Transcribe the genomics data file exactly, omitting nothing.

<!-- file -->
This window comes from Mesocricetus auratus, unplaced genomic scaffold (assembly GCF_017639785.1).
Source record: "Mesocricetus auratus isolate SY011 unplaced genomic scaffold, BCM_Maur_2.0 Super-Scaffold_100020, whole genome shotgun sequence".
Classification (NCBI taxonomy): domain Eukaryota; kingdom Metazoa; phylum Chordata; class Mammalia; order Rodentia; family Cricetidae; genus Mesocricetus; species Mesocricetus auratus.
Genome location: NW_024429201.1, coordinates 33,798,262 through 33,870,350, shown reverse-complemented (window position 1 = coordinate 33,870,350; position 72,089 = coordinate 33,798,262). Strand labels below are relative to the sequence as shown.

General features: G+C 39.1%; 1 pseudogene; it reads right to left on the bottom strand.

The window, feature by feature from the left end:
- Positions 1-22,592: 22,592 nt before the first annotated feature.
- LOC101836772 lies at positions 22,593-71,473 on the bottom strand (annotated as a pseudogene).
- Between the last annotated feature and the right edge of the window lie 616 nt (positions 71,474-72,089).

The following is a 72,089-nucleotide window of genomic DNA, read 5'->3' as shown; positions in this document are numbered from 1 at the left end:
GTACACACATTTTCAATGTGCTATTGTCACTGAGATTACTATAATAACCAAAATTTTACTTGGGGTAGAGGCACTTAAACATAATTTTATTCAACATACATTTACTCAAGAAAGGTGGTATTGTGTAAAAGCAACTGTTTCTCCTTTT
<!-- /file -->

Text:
This window comes from Mesocricetus auratus, unplaced genomic scaffold (assembly GCF_017639785.1).
Source record: "Mesocricetus auratus isolate SY011 unplaced genomic scaffold, BCM_Maur_2.0 Super-Scaffold_100020, whole genome shotgun sequence".
Classification (NCBI taxonomy): domain Eukaryota; kingdom Metazoa; phylum Chordata; class Mammalia; order Rodentia; family Cricetidae; genus Mesocricetus; species Mesocricetus auratus.
Genome location: NW_024429201.1, coordinates 33,798,262 through 33,870,350, shown reverse-complemented (window position 1 = coordinate 33,870,350; position 72,089 = coordinate 33,798,262). Strand labels below are relative to the sequence as shown.

General features: G+C 39.1%; 1 pseudogene; it reads right to left on the bottom strand.

The window, feature by feature from the left end:
- Positions 1-22,592: 22,592 nt before the first annotated feature.
- LOC101836772 lies at positions 22,593-71,473 on the bottom strand (annotated as a pseudogene).
- Between the last annotated feature and the right edge of the window lie 616 nt (positions 71,474-72,089).

The following is a 72,089-nucleotide window of genomic DNA, read 5'->3' as shown; positions in this document are numbered from 1 at the left end:
GTACACACATTTTCAATGTGCTATTGTCACTGAGATTACTATAATAACCAAAATTTTACTTGGGGTAGAGGCACTTAAACATAATTTTATTCAACATACATTTACTCAAGAAAGGTGGTATTGTGTAAAAGCAACTGTTTCTCCTTTT